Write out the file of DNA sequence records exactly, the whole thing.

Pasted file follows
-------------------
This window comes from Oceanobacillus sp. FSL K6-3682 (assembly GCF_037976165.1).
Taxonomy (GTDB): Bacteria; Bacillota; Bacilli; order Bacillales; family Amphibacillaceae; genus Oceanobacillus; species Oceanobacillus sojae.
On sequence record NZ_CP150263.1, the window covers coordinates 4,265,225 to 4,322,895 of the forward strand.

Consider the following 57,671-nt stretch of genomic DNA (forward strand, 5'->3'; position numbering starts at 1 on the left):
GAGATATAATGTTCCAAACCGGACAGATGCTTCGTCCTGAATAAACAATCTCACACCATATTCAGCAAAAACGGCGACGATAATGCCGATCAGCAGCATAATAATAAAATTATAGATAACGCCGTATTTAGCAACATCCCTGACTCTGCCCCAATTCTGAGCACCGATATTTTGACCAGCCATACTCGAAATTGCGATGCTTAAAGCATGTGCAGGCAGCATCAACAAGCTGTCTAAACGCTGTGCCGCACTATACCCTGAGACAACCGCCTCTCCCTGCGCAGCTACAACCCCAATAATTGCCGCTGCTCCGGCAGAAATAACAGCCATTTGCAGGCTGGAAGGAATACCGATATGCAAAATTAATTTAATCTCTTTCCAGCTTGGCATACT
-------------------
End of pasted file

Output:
This window comes from Oceanobacillus sp. FSL K6-3682 (assembly GCF_037976165.1).
Taxonomy (GTDB): Bacteria; Bacillota; Bacilli; order Bacillales; family Amphibacillaceae; genus Oceanobacillus; species Oceanobacillus sojae.
On sequence record NZ_CP150263.1, the window covers coordinates 4,265,225 to 4,322,895 of the forward strand.

Consider the following 57,671-nt stretch of genomic DNA (forward strand, 5'->3'; position numbering starts at 1 on the left):
GAGATATAATGTTCCAAACCGGACAGATGCTTCGTCCTGAATAAACAATCTCACACCATATTCAGCAAAAACGGCGACGATAATGCCGATCAGCAGCATAATAATAAAATTATAGATAACGCCGTATTTAGCAACATCCCTGACTCTGCCCCAATTCTGAGCACCGATATTTTGACCAGCCATACTCGAAATTGCGATGCTTAAAGCATGTGCAGGCAGCATCAACAAGCTGTCTAAACGCTGTGCCGCACTATACCCTGAGACAACCGCCTCTCCCTGCGCAGCTACAACCCCAATAATTGCCGCTGCTCCGGCAGAAATAACAGCCATTTGCAGGCTGGAAGGAATACCGATATGCAAAATTAATTTAATCTCTTTCCAGCTTGGCATACT